Standing on top of this lofty mound, bounded on the west, north, and east by the hills and valleys of modern Lebanon, and the imposing Lebanese/Syrian Hermon massif majestically dominating the scenery on the east, and the expansive Huleh Valley opening up to the south, one has the feeling of being transported to a different land and time. We saw early morning fog rising from the peaceful Lebanese village of Aadaisse to the west, sleepy UN patrols slowly climbing the road on the east, and farmers from Metulla and the nearby kibbutzim working in the fruit orchards surrounding the tell. Horses and cows grazed on the summit, and herons flew low and nonchalantly as they effortlessly crossed the border alongside pink and gray clouds that drifted by. And here we were, this small dedicated group, digging even further to find another link in this chain of everyday life that took place in the shadow of portentous events – just like today. We cannot wait to continue excavating this amazing site and fulfill our research goals – as well as dreams of peaceful coexistence in this border zone.

Abel Beth Maacah: Beneath the Surface of Israel. By Robert Mullins. Azusa Pacific University, September 25, 2012.

’Abel-Beth-Ma‘acah: “Northern Gateway of Ancient Israel.” By William G. Dever. The Archaeology of Jordan and Other Studies. Presented to Siegfried H. Horn. Edited by Lawrence T. Geraty and Larry G. Herr. Berrien Springs, MI: Andrews University Press, 1986. Pp. 207-223. Also here.

The Forgotten Kingdom: The Archaeology and History of Northern Israel. By Israel Finkelstein. Atlanta: Society of Biblical Literature, 2013. Also here.

Abel Beth Maacah Excavations Uncover Silver Hoard at an Ancient Crossroads. By Noah Wiener. Bible History Daily, February 26, 2014.


The city of Abel Beth Maacah was located at an important juncture between several ancient Near Eastern cultures. During the Bronze Age, it was a threshold between the Levant and the major empires of Syria and Mesopotamia. In the Iron Age, the Biblical city of Abel Beth Maacah was a crossroads between Israel, Phoenicia and Syria, and it may have served as the capital of the Aramean kingdom of Maacah (Joshua 12:5; 2 Samuel 10:8).
The site features an extensive Bronze Age occupation centuries before it became a prominent Hebrew Bible-era city. In 2 Samuel 20:14-22, Sheba son of Bichri took refuge in the city after calling for revolt against King David. Joab’s negotiations with a “wise woman” of the city resulted in Sheba’s beheading. Abel Beth Maacah (referred to as Abel Maim in 2 Chronicles 16:4) was later conquered by Ben Hadad of Aram-Damascus (1 Kings 15:20) and by Tiglath-pileser III in 733/32 BCE (2 Kings 15:29).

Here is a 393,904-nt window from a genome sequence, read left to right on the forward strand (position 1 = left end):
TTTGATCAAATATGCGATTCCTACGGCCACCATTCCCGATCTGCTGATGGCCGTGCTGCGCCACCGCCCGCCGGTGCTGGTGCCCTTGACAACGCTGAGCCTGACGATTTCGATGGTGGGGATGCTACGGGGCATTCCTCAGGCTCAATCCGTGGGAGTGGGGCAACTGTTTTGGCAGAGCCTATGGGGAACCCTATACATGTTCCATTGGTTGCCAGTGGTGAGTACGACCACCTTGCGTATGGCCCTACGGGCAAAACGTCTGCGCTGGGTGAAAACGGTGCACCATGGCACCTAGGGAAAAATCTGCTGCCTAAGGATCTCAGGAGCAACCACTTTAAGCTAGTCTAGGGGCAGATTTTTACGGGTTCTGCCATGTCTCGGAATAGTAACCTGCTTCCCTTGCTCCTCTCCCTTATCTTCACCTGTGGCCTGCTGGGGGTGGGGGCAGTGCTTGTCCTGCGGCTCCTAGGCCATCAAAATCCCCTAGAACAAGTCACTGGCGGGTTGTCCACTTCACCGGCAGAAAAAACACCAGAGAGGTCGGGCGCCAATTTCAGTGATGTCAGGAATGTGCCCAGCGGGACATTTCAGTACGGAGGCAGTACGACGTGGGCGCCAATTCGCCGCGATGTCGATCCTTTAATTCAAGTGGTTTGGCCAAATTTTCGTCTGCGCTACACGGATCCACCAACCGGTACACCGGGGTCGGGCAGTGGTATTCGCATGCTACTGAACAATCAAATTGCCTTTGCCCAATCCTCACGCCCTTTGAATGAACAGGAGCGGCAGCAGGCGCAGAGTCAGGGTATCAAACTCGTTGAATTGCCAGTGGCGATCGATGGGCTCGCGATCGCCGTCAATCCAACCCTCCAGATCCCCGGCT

Despite its early identification as Abel Beth Maacah in the 19th century, Tell Abil el-Qame was never excavated until 2013. Yigael Yadin planned to dig the tell in the 1950s, but opted to investigate Hazor instead. Last summer’s inaugural excavations at Israel’s northernmost site not only uncovered Bronze and Iron Age architectural remains, but also a silver hoard, including five hoop earrings and hacksilber ingots—valued pieces of silver in the pre-coinage era. The precious metal was wrapped in fibrous material inside a small 13th-century B.C.E. jug, though the silver may have been shaped at a later date–the early Iron Age–based on comparisons with other hacksilber finds in the region. While the establishment of an exact chronology at the site will require more than a single excavation season, the 2013 excavation material will surely shed light on the Bronze Age, the period of the Bronze Age collapse and the early Iron Age from the second millennium B.C.E. into the first millennium–an understudied era in what is now northern Israel.
Excavations at Abel Beth Maacah are conducted by Hebrew University professor Nava Panitz-Cohen and Azusa Pacific University professor Robert Mullins in conjunction with Cornell University professors Lauren Monroe and Christopher Monroe. The 2013 excavations have already been published by Robert Mullins, Nava Panitz-Cohen and Ruhama Bonfil in the journal Strata. Additional photos of the finds are available on the project’s Facebook page.

3,300-year-old silver earrings found at biblical site. By Ilan Ben Zion. The Times of Israel, February 25, 2014.

The Rebellion of Sheba. 2 Samuel 20.

In Focus: Abel Beth Maacah. Video. Tel Abel Beth Maacah Excavations. YouTube.

Robert Mullins: The Emergence of Israel in Retrospect. Video. Bible History Daily, February 1, 2014. YouTube.